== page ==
The Fair Housing Act of 1968 outlawed housing discrimination by race and provided an important tool for dismantling legal segregation. But almost fifty years later, residential segregation remains virtually unchanged in many metropolitan areas, particularly where large groups of racial and ethnic minorities live. Why does segregation persist at such high rates and what makes it so difficult to combat?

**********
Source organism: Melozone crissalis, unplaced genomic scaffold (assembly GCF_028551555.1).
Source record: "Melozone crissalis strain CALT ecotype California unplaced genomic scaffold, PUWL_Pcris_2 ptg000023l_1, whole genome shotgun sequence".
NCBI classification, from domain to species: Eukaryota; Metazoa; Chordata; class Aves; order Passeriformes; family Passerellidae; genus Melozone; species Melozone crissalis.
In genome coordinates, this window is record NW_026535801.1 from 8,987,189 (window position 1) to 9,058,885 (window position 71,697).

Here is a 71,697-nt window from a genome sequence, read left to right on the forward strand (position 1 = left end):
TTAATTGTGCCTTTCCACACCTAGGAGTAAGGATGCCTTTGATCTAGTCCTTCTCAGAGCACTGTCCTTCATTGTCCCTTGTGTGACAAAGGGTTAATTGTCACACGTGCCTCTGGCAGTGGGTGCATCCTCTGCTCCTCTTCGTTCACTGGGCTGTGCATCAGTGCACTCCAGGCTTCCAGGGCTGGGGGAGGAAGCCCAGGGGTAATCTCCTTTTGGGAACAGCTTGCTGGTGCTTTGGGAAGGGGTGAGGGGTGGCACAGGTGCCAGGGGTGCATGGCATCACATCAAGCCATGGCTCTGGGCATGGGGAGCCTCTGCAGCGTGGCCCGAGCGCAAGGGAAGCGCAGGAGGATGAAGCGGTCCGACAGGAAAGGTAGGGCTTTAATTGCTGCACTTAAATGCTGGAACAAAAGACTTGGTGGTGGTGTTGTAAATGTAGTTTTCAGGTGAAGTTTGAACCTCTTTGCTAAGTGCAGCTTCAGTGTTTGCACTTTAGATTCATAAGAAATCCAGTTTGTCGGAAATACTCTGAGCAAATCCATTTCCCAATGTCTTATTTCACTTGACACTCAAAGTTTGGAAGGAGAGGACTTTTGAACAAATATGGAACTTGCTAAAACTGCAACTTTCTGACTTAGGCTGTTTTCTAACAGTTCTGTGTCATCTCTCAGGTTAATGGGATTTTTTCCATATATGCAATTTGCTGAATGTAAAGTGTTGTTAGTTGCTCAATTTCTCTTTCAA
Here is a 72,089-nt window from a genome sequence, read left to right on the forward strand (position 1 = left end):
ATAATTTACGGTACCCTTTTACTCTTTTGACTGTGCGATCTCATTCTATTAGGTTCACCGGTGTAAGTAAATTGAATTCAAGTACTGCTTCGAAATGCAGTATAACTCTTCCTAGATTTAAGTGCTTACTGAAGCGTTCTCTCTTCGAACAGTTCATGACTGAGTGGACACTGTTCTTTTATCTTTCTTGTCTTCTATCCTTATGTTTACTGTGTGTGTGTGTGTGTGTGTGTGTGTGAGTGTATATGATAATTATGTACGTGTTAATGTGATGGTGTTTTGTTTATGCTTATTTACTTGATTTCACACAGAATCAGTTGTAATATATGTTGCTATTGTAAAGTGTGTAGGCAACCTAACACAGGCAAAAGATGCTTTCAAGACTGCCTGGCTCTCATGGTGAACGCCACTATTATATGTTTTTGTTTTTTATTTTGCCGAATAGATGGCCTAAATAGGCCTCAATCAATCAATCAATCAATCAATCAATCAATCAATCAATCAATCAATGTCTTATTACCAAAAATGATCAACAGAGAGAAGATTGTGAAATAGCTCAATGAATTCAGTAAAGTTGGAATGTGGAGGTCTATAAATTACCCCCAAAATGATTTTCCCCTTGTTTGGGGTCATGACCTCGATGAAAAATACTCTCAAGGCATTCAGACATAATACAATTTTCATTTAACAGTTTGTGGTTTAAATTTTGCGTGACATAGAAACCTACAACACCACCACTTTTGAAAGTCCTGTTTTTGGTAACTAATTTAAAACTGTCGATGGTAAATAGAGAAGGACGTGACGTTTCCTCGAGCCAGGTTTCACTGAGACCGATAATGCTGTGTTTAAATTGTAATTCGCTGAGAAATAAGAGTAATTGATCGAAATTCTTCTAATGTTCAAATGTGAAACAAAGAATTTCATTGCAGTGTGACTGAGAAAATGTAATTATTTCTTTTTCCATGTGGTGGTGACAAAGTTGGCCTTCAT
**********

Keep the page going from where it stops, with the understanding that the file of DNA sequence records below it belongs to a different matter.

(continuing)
In a new book from RSF, Cycle of Segregation: Social Processes and Residential Stratification, sociologists Maria Krysan and Kyle Crowder examine the everyday social processes that shape residential stratification. Through original analyses of national-level surveys and in-depth interviews with residents of Chicago, they show that segregation is reinforced through the biases and blind spots that individuals exhibit in their searches for housing. For instance, home-seekers rely heavily on information from friends, family, and coworkers when choosing where to live. Because social networks tend to be racially homogenous, people are likely to move to neighborhoods that are also dominated by their group. Similarly, home-seekers who report wanting to stay close to family members can end up in segregated destinations because their relatives live in those neighborhoods. The authors suggest that even absent of family ties, people gravitate toward neighborhoods that are familiar to them through their past experiences, including where they have previously lived and where they work, shop, and spend time. Because historical segregation has shaped so many of these experiences, even these seemingly race-neutral decisions help reinforce the cycle of residential stratification. As a result, segregation has declined much more slowly than many social scientists have expected.